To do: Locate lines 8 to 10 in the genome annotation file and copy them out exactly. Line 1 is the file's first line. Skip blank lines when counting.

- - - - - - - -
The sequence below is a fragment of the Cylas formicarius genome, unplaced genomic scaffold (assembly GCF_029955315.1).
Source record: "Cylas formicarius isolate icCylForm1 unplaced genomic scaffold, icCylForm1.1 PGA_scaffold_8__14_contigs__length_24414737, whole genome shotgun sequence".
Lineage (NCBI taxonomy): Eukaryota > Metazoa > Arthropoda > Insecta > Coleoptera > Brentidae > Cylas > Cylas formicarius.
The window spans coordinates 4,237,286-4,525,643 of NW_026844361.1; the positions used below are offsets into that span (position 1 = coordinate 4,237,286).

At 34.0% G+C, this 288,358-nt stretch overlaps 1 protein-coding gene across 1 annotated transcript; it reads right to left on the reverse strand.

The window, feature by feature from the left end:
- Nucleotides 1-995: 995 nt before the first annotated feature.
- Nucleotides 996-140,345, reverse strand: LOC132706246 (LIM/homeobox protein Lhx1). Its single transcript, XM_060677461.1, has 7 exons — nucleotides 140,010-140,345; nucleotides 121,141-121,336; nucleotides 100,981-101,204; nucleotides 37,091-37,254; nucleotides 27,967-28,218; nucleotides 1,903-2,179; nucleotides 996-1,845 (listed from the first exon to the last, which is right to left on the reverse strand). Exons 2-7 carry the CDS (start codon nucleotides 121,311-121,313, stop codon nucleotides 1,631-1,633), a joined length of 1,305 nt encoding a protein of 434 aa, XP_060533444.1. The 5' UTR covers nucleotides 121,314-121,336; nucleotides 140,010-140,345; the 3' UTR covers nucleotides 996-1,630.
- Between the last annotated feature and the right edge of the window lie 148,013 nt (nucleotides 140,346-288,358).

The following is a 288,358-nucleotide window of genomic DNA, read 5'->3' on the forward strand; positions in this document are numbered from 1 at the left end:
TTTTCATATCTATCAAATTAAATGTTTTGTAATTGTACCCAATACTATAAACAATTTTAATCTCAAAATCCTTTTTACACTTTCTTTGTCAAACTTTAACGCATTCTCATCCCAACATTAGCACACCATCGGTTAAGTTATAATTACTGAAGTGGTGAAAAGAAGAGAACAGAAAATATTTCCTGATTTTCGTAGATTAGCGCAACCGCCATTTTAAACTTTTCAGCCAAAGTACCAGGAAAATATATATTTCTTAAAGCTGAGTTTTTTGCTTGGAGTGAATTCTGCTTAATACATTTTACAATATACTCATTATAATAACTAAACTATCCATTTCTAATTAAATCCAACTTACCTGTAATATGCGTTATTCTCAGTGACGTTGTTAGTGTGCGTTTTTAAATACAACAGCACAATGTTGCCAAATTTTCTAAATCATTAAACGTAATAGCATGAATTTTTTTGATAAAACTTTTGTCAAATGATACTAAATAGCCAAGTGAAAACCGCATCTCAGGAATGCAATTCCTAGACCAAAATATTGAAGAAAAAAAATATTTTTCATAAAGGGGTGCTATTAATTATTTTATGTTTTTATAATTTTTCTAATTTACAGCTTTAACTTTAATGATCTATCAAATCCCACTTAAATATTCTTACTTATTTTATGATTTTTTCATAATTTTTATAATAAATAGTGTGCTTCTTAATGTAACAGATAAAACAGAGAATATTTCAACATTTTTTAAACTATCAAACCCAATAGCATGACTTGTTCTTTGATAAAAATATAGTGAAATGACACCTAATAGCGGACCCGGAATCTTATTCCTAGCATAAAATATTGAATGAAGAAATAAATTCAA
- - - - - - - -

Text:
- Nucleotides 996-140,345, reverse strand: LOC132706246 (LIM/homeobox protein Lhx1). Its single transcript, XM_060677461.1, has 7 exons — nucleotides 140,010-140,345; nucleotides 121,141-121,336; nucleotides 100,981-101,204; nucleotides 37,091-37,254; nucleotides 27,967-28,218; nucleotides 1,903-2,179; nucleotides 996-1,845 (listed from the first exon to the last, which is right to left on the reverse strand). Exons 2-7 carry the CDS (start codon nucleotides 121,311-121,313, stop codon nucleotides 1,631-1,633), a joined length of 1,305 nt encoding a protein of 434 aa, XP_060533444.1. The 5' UTR covers nucleotides 121,314-121,336; nucleotides 140,010-140,345; the 3' UTR covers nucleotides 996-1,630.
- Between the last annotated feature and the right edge of the window lie 148,013 nt (nucleotides 140,346-288,358).

The following is a 288,358-nucleotide window of genomic DNA, read 5'->3' on the forward strand; positions in this document are numbered from 1 at the left end: